You have a ton of flexibility for your cheeseboard here – there’s no need to try to pick Aussie or Kiwi cheeses, just pick widely available crowd-pleasers: Chevre, Brie, Manchego and sharp Cheddar.  You absolutely have to have a goat’s cheese like Chevre though – it’s a famous pairing with Sauvignon Blanc, which you’re showcasing here from New Zealand.  Brie will be a good choice that will pair perfectly with your Chardonnay.  Manchego is maybe our favorite cheese – it’s great with everything.  And Cheddar will stand up to your spicy Shiraz.

For appetizers, really the sky’s the limit for this tasting.  For fun, we’d recommend that you sauté or grill some shrimp skewers for a “shrimp on the Barbie” touch that will go great with your whites and your Shiraz.  Along those lines, grilled chicken or beef skewers (like Thai satay, but without the spicy sauce) would work great.  Maybe also get some fresh kiwi fruit (in a nod to your New Zealand wines) & slice it up on a platter with some strawberries. 

Tasting Notes

When it comes to wine, Australians think BIG.  They’ve planted a ton of grapes over the past few decades with the ambition to dominate the wine world (!) by 2025.  This ambition is relatively recent, and those vines are fairly young – in the year 2000, fully 20% of Australia’s 370,000 acres of vineyards were too young to be bearing fruit!  And the wines taste BIG – huge, fruity, mouth-filling flavors for both whites and reds.  The other thing that’s BIG about the wines is the value they represent; Australian wines are known worldwide for offering great quality for a good price. 

To get big, Australian winemakers have taken a user-friendly approach not just in the taste of their wines, but in their marketing: Australian wines are named according to the grapes from which they’re made, not for some far-off region you’ve never heard of before.  Australia also produces many unique wine blends that combine grapes in unusual combinations.  No other major wine region so readily combines Syrah/Shiraz and Cabernet, for example, or blends whites like Semillon or Viognier together with red wines.  And they make the blends easy to understand; Australian blends hyphenate the component grapes, e.g. “Shiraz-Cabernet.”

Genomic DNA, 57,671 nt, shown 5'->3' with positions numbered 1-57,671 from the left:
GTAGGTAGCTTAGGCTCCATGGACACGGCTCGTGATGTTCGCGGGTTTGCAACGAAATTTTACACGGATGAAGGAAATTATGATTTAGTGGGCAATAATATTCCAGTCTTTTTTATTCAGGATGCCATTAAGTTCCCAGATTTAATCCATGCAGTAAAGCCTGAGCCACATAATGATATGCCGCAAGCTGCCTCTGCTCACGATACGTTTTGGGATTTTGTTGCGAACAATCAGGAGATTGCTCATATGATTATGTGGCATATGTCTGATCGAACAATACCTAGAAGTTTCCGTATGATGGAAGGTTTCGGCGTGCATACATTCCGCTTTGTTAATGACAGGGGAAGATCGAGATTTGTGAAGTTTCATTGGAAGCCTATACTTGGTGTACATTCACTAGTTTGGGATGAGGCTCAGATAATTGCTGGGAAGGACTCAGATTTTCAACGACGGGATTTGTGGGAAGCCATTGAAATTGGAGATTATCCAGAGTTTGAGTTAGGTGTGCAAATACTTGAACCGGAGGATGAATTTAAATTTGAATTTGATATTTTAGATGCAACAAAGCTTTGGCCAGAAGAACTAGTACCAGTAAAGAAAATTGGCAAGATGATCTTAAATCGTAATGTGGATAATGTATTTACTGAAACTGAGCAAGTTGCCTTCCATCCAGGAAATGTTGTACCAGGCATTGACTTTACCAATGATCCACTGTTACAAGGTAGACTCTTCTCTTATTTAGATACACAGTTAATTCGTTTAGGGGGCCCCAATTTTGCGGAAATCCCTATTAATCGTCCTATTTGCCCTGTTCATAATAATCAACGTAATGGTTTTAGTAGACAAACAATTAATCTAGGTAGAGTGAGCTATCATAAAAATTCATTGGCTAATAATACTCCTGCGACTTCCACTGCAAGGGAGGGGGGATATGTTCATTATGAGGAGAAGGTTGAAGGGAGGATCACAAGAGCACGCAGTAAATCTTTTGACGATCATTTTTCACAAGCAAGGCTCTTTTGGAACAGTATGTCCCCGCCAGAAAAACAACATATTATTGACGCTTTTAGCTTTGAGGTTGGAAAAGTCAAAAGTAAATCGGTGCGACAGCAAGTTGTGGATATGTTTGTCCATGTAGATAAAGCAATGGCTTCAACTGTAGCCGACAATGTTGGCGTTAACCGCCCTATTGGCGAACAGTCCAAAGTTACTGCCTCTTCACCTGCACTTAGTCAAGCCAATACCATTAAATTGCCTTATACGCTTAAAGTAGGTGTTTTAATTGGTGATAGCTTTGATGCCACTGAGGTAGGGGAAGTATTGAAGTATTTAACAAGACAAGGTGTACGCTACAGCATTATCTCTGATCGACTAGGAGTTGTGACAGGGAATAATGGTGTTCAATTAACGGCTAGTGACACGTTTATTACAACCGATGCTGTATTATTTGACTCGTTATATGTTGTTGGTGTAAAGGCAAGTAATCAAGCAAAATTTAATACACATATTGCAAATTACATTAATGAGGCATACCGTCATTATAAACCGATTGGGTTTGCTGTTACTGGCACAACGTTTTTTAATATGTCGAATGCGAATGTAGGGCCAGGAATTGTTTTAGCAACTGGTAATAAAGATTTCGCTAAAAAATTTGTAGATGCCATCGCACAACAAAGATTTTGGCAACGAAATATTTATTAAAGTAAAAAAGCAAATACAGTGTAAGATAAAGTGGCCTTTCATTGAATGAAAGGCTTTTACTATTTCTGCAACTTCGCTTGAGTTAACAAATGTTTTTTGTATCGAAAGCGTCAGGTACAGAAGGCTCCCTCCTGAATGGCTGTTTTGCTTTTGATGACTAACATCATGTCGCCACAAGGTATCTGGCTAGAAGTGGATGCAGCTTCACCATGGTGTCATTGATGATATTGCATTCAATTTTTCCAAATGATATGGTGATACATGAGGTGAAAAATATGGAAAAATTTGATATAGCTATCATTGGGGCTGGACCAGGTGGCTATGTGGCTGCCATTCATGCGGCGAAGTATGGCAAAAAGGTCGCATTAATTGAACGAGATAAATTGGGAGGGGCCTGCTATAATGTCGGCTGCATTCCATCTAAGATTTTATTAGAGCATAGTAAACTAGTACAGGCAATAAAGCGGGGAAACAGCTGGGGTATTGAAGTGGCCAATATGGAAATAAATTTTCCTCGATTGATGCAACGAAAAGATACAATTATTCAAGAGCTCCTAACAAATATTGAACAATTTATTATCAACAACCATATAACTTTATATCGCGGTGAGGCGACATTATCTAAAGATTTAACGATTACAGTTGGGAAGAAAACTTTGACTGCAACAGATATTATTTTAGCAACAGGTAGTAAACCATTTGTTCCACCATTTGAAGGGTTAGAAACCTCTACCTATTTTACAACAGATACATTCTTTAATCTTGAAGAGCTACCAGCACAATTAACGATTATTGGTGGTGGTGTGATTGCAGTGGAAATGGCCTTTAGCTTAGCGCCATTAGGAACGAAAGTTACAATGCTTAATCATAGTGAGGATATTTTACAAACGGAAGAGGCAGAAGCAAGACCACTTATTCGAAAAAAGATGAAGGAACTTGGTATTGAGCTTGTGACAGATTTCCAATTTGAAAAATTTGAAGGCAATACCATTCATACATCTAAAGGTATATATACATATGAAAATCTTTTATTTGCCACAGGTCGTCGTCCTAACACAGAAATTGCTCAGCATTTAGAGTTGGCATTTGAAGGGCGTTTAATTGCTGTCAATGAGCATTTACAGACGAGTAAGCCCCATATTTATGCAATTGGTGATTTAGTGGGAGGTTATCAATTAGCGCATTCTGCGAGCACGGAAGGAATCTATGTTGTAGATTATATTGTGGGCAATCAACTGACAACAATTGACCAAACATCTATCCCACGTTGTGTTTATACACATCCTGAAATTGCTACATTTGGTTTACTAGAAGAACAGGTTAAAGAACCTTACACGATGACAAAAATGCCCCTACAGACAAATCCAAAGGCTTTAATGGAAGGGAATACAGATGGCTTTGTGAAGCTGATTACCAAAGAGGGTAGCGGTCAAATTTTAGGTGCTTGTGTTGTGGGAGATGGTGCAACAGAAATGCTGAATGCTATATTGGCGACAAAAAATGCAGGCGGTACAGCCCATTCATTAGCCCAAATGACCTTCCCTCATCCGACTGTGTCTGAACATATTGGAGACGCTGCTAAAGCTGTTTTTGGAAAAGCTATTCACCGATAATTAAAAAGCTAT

New Zealand, by contrast is SMALL – according to Hugh Johnson & Jancis’ Robinson’s “World Atlas of Wine,” New Zealand’s total wine acreage contains roughly the same amount of grapes as the tiny nation of Cyprus, just one-tenth of the production of the saucy Aussies next door.  But New Zealand’s reputation for high-quality wine belies its tiny size.  New Zealand’s wines are loved for their crisp, sharp flavors and food-friendly acidity.  By far, New Zealand’s best-loved wine export is its Sauvignon Blanc from the Marlborough region, which many consider the finest expression of the Sauvignon Blanc grape in the entire world.  Luckily, you can get that quality for a low price – the most famous New Zealand Sauvignon Blanc, from Cloudy Bay Winery, sells for just $20-30 in major metropolitan markets (and it’s fantastic). 

We’ve included some of our favorite Australia and New Zealand winemakers in this tasting, though the good value these countries’ wines offer means you have a lot of choice with your tasting.  Work with your local wine merchant to pick a good range that spans the varietals we include above.  And feel free to be creative; if you can find a good Australian Viognier or Riesling, feel free to include them in your event in lieu of a second Shiraz or Sauvignon Blanc as we suggest.

With that said, we think you should absolutely include Villa Maria Sauvignon Blanc if you can.  It’s one of our very favorite wines, renowned for consistent quality for just $10/bottle; or pick a reserve wine from Villa Maria for just $5 more.  Similarly, we think you have to include a Penfolds wine in your event simply because it’s the most famous winemaker in Australia.  The Penfolds Grange is considered by many wine-lovers (most of whom are Australian, but still…) to be the best red wine in the world.  It’s 100% Shiraz from Penfolds’ select reserve vineyards in Australia.  It’s an age-worthy, complex mouth-filling dream of a wine, and it sells for several hundred dollars a bottle.  We included a Penfolds Shiraz-Cabernet because Penfolds is known for making some excellent Cabernet, in addition to their prowess with the Aussie’s beloved Shiraz.